Outdoor political ad ban does not extend to social media, police clarify

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Tallinn mayoral candidate Rainer Vakra's Facebook page.
Tallinn mayoral candidate Rainer Vakra's Facebook page. Source: (screenshot)

Following a statement to the contrary originally reported on ETV's "Aktuaalne kaamera" on Wednesday, police in Estonia have clarified that a law prohibiting outdoor political advertising during the active campaigning period ahead of elections does not extend to social media.

According to the police's final interpretation, the month-long ban preceding elections does not affect candidate photos and slogans posted on social media.

The confusion was caused by the fact that a senior law enforcement officer who appeared on ETV news broadcast "Aktuaalne kaamera" on Wednesday evening expressed a different view.

Police and Border Guard Board (PPA) senior law enforcement officer Kert Kotkas explained on Wednesday that a politician may promote their candidacy on social media, but this must be directed at a smaller audience, e.g. only their own Facebook friends.

According to the senior officer, if a post featuring a candidate's photo, name, candidate number and/or slogans is set to public, it counts as political outdoor advertising.

On Thursday, however, PPA Prevention and Criminal Procedure Unit director Toomas Loho said that while Facebook and other social media channels are figuratively public spaces, the ban on outdoor political ads during the period leading up to elections does not extend to social media and politicians may continue to post campaign ads on these channels.

The PPA's communications director confirmed to ERR that this position on the matter is now final.

According to Loho, the restriction on outdoor political avertising is worded very broadly in the law, and in practice has developed on the basis of individual cases. Since 2005, when the relevant amendment first entered into force, the importance and role of social media has grown exponentially.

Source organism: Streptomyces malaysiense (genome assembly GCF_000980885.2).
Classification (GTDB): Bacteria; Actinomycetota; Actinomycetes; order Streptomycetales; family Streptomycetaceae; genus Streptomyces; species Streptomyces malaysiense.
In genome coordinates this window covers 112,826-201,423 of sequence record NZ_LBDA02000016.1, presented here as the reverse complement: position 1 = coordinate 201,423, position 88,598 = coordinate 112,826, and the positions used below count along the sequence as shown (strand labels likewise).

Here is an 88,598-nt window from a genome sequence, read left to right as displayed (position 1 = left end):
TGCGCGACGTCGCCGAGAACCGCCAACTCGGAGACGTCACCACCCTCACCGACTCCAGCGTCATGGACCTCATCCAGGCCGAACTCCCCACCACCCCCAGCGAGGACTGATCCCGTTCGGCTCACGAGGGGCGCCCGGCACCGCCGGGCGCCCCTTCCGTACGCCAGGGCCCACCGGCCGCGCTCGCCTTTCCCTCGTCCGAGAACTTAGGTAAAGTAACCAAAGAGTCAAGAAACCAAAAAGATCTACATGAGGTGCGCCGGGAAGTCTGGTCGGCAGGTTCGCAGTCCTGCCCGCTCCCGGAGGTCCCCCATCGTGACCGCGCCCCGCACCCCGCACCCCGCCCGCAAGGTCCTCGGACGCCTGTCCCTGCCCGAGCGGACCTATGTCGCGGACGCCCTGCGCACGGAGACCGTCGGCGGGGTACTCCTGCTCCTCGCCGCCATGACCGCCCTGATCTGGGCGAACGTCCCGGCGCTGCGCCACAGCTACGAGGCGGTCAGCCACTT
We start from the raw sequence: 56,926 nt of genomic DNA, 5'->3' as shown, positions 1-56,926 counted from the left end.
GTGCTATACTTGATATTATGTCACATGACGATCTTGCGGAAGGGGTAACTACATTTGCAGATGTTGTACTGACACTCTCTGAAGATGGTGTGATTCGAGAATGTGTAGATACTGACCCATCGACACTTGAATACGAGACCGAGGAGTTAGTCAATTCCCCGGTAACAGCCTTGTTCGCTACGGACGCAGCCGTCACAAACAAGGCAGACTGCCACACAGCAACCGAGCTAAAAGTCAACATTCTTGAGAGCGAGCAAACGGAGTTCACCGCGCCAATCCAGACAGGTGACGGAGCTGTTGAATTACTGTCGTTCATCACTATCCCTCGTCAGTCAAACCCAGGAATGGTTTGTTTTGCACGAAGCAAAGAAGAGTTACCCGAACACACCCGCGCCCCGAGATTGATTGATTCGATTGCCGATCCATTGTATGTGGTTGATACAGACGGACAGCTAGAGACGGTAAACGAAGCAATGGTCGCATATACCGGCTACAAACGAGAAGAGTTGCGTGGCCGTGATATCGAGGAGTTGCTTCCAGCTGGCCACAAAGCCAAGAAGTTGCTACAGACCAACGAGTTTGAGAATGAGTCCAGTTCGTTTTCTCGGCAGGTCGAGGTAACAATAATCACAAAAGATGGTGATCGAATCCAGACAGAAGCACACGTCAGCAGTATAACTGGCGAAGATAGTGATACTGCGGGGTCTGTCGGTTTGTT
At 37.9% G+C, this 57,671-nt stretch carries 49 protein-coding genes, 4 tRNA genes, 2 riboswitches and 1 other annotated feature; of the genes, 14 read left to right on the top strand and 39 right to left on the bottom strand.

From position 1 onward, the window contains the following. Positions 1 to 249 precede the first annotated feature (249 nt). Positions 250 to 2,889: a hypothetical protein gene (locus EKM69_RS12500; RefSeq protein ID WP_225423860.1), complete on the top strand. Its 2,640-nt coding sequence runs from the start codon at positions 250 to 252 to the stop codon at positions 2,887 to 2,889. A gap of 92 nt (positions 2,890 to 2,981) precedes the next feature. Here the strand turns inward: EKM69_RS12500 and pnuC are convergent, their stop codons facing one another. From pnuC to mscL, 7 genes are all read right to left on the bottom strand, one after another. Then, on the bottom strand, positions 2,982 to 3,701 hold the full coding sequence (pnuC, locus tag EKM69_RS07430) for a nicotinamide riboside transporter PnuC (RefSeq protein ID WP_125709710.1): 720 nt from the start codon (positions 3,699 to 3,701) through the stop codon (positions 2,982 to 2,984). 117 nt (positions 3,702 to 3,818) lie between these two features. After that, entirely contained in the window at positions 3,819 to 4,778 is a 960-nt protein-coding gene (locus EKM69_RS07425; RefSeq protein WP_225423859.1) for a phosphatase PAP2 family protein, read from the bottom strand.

"There is insufficient case law for the police to draw upon," Loho said. "The PPA sees the need for this regulation to be specified or changed so that everyone has a uniform understanding of the restrictions. The PPA has repeatedly proposed changing the law related to elections."

The police official added that, in the interests of legal clarity, the PPA treats all media channels on the internet equally. "In a public space, the rules of best practice must be obeyed, whether in the cyber world or the traditional public space," he noted.

Free Party: Law should be changed anyway

The PPA are not the only ones who believe that the law needs to be changed.

"If social media is attacked now as well, then we are just delving into total absurdity with this situation," said Free Party chairman Artur Talvik. "It is important to consider all means for reducing the role of money in elections and adding substance to election campaigns."

The Free Party parliamentary group believes that political outdoor advertising should be allowed up until Election Day, but that the size of the ads and the amount spent on campaigning should be limited. They will be submitting a bill on the matter to the Riigikogu on Thursday.

According to the Local Government Council Election Act, political outdoor advertising is prohibited as of the final day of candidate registration, which marks the beginning of the active campaigning period.

This year, the active campaigning period began on Sept. 11. Early and online voting in this fall's local government council elections will begin on Oct. 5; Election Day is on Oct. 15.

Editor: Aili Vahtla

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